In the previous installment we learned how checking the needs of our users and potential users and seeing to them can help establish us as the authority, the hub and community of our own brand.
This in turn makes us the source of reference instead of our detractors or competitors.
Working our way up from the bottom, the most obscure questions and concerns, to the top, the money terms and traffic generators for our products and services, we build a mushrooming clouds of content that in turn receives an ever-growing network of incoming links from people giving answers and suggestions to their friends; they, experts to their friends and family, use our answer's as a source of reference, as a way to back up their argument, as a helpful resource, in the same way that other people will link to an entry in the dictionary or encyclopedia.
Now this is all interesting as a social marketing experiment, where we build an ever-expanding network of "social friends". It's nice too that every now and then a sale is generated via this network. Sure.
But the real richness, the real ROI, in his model are the virtual and emotional links that are being established.
Whether it's the old search model of Google or in the "new" social search model Google -- the rich will always get richer (PDF); those with mind share will get more mind share and those with links will get more links.
In six installments we've seen how the traditional method of one-to-many can be replaced with the new method of one-on-one; how to use existing technology to find those individuals that you should engage with one-on-one; how to use that one-on-one conversation not as yet another sales pitch but to create lasting helpful content; how to mirror the language of those individuals so other like minded people find this similar content; in order to get linked and referenced; with the important payoff of ever-growing concentric circles of search and mind share.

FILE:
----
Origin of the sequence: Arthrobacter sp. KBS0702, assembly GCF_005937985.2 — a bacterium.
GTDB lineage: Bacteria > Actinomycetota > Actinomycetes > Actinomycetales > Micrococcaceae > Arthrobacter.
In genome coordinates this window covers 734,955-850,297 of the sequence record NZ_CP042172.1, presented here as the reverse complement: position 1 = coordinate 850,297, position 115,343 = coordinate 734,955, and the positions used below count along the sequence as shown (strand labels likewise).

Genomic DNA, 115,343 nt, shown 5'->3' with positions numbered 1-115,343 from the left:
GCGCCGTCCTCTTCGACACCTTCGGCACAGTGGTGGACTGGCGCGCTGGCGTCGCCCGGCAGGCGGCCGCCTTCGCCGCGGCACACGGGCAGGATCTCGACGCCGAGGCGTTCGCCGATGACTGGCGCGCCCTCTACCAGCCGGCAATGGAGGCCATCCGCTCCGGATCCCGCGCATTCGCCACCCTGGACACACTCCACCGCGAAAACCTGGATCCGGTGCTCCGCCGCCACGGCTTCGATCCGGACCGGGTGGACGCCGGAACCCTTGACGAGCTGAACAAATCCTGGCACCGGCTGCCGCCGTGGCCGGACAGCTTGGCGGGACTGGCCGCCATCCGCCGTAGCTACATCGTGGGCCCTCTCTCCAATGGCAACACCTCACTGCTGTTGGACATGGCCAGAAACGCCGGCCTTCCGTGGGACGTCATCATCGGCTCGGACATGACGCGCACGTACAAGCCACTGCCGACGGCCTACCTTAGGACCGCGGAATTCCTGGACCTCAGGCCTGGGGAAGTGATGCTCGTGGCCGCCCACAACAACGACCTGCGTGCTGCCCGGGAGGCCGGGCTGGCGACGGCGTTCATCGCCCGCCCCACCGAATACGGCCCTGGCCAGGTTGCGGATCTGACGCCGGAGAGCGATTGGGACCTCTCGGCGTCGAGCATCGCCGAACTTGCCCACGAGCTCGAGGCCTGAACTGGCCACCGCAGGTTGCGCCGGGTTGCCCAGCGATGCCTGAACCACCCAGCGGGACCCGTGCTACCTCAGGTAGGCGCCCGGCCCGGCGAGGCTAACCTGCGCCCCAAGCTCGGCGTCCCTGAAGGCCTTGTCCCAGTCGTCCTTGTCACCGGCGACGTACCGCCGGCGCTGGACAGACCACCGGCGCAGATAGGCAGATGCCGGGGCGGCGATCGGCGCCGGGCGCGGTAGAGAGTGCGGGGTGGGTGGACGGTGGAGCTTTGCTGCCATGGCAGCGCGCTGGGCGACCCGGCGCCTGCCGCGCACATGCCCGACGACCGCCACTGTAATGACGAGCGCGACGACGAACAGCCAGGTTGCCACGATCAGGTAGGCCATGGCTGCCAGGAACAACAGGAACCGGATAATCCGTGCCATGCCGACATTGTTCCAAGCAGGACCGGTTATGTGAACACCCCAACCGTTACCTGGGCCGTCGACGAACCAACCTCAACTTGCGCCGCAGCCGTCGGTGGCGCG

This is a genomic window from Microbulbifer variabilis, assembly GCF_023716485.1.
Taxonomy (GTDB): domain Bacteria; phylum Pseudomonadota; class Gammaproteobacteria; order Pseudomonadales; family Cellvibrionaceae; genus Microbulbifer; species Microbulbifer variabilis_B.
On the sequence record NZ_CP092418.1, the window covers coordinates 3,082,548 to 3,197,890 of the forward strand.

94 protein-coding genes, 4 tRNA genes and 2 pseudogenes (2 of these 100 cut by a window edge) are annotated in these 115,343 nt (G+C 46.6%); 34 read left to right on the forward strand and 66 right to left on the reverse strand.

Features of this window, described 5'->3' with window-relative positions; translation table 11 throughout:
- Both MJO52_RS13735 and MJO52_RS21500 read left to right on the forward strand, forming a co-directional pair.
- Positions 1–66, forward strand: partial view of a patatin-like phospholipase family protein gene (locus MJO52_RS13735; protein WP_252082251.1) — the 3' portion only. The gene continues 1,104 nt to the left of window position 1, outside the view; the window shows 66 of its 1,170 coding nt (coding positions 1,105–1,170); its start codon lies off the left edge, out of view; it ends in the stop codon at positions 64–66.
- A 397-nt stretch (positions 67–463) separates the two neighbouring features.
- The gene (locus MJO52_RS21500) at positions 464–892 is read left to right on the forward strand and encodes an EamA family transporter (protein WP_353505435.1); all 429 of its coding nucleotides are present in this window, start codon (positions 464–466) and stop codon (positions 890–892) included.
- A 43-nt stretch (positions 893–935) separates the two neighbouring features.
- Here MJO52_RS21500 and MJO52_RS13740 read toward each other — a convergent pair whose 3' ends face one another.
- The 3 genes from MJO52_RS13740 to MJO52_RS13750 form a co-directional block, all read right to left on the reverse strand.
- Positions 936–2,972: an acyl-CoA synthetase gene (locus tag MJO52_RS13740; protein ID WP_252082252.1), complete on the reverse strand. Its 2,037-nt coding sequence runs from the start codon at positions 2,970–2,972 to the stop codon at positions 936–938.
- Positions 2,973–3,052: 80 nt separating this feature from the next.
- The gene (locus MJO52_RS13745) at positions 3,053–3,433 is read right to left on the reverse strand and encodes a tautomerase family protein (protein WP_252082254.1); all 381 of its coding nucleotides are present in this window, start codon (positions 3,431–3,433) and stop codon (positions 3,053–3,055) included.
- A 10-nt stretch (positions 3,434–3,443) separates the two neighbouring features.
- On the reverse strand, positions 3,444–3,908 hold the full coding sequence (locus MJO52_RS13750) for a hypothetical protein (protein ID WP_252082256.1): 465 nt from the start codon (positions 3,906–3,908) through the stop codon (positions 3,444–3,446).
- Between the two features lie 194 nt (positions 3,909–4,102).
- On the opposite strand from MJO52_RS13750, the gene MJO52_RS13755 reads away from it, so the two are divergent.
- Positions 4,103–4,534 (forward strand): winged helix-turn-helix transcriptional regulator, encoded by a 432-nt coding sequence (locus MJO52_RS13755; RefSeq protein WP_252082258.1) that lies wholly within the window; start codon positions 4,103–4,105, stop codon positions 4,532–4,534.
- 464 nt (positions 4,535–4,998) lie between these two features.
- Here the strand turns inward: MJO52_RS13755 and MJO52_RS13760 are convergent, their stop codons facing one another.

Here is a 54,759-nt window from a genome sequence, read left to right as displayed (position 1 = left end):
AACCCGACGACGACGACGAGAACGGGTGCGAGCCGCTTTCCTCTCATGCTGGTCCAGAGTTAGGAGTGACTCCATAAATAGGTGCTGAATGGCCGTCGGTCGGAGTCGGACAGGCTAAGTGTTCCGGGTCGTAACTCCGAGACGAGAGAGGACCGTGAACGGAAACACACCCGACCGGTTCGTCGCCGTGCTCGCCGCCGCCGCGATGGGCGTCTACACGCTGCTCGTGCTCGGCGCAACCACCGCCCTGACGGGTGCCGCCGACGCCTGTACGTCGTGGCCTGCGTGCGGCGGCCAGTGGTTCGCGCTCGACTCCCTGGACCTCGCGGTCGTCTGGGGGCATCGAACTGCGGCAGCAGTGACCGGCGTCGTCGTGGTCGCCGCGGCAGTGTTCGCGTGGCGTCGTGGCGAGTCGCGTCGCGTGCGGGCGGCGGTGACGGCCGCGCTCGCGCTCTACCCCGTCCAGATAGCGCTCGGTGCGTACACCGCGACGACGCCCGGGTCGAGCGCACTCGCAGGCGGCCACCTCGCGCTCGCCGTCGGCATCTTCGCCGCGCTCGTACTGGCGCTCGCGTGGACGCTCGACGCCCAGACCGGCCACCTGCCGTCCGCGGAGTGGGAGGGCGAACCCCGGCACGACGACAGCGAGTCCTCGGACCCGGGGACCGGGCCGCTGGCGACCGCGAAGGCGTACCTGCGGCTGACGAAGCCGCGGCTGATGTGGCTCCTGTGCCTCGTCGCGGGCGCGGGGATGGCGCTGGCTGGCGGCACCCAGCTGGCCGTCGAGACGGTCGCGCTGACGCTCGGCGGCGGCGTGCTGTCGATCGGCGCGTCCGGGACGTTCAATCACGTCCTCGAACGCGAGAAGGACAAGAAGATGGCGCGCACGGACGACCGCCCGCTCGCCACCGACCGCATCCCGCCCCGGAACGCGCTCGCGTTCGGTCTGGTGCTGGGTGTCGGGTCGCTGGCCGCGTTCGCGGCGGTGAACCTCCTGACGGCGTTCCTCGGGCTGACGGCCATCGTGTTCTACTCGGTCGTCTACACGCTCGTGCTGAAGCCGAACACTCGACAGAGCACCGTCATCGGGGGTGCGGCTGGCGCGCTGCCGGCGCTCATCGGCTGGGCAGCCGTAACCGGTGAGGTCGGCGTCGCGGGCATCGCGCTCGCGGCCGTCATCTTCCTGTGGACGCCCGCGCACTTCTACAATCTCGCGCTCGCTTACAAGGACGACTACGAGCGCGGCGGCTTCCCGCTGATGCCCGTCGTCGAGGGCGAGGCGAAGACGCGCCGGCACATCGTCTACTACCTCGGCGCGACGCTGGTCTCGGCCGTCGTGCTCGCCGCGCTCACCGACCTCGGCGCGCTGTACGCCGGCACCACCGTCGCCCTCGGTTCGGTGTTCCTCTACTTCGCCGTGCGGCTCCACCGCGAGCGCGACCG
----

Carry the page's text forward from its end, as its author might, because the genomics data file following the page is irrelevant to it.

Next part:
It's my opinion that for an online company to be successful, or for a company to be successful online they have to; perform search engine optimization in order to reach the masses and track and analyze the performance of the optimization via analytics; perform social media marketing to engage individuals and finally the crowd, the way described in this series, and follow-up with usability analytics to see how those individuals perform on the website.
It's also my opinion that the part of social media marketing should be handled by a dedicated person but I full well understand that many a company can't afford that level of dedication either in human resources or in finances.
I guess that's where the sales pitch comes in and I'd say; well, we provide those services - we are that dedicated person for your company. Get a quote or setup a meeting. Why not?
Recommended related reading:
Open letter to CEO's: Don't Cut Social Media Staff (Shel Israel):
"Social media people cost little budget except their employment packages. They are on the front line where change is going to be first detected. They don't place ads in media where most people who hear or see the message don't matter. They just follow conversations that can make a difference to you."
Deeper vs Broader: Exposure vs Engagement (Aaron Wall):
"If the web keeps getting more saturated, more relevant, more biased, with more niche competitors, and people are willing to give away content to help do their marketing, then eventually the user engagement with your content becomes far more important than what you advertise. Content is advertising."
Standing Out In Social Media - Miss Manners or Mis-Behavior (Barry Welford):
"One of the most interesting and exciting phenomena that has been created by the Internet is online communities or social media as they are sometimes called. Just think how often you hear the words, FaceBook or Twitter. It is a natural evolution from the connectedness of the Internet that was heralded in the Clue Train Manifesto."
Image courtesy of ItzaFineDay